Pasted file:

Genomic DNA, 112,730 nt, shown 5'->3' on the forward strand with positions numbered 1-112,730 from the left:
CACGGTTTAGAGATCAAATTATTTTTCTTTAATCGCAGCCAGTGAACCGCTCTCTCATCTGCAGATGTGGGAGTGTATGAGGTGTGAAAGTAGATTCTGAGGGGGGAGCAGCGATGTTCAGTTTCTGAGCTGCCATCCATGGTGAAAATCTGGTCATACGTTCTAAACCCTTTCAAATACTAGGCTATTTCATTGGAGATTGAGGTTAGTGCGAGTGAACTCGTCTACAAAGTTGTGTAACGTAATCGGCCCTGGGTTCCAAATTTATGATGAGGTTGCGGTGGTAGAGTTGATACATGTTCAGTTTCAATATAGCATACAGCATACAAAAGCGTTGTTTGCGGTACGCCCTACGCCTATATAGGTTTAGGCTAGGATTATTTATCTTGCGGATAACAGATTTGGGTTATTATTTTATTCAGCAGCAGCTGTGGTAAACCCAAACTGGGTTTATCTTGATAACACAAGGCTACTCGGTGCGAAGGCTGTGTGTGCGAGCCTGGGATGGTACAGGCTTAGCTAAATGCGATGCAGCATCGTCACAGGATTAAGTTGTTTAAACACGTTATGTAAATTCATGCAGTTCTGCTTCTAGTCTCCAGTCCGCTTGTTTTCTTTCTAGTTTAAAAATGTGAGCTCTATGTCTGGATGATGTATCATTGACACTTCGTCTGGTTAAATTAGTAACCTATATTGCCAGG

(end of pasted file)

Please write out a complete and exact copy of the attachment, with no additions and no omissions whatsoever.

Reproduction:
Genomic DNA, 112,730 nt, shown 5'->3' on the forward strand with positions numbered 1-112,730 from the left:
CACGGTTTAGAGATCAAATTATTTTTCTTTAATCGCAGCCAGTGAACCGCTCTCTCATCTGCAGATGTGGGAGTGTATGAGGTGTGAAAGTAGATTCTGAGGGGGGAGCAGCGATGTTCAGTTTCTGAGCTGCCATCCATGGTGAAAATCTGGTCATACGTTCTAAACCCTTTCAAATACTAGGCTATTTCATTGGAGATTGAGGTTAGTGCGAGTGAACTCGTCTACAAAGTTGTGTAACGTAATCGGCCCTGGGTTCCAAATTTATGATGAGGTTGCGGTGGTAGAGTTGATACATGTTCAGTTTCAATATAGCATACAGCATACAAAAGCGTTGTTTGCGGTACGCCCTACGCCTATATAGGTTTAGGCTAGGATTATTTATCTTGCGGATAACAGATTTGGGTTATTATTTTATTCAGCAGCAGCTGTGGTAAACCCAAACTGGGTTTATCTTGATAACACAAGGCTACTCGGTGCGAAGGCTGTGTGTGCGAGCCTGGGATGGTACAGGCTTAGCTAAATGCGATGCAGCATCGTCACAGGATTAAGTTGTTTAAACACGTTATGTAAATTCATGCAGTTCTGCTTCTAGTCTCCAGTCCGCTTGTTTTCTTTCTAGTTTAAAAATGTGAGCTCTATGTCTGGATGATGTATCATTGACACTTCGTCTGGTTAAATTAGTAACCTATATTGCCAGG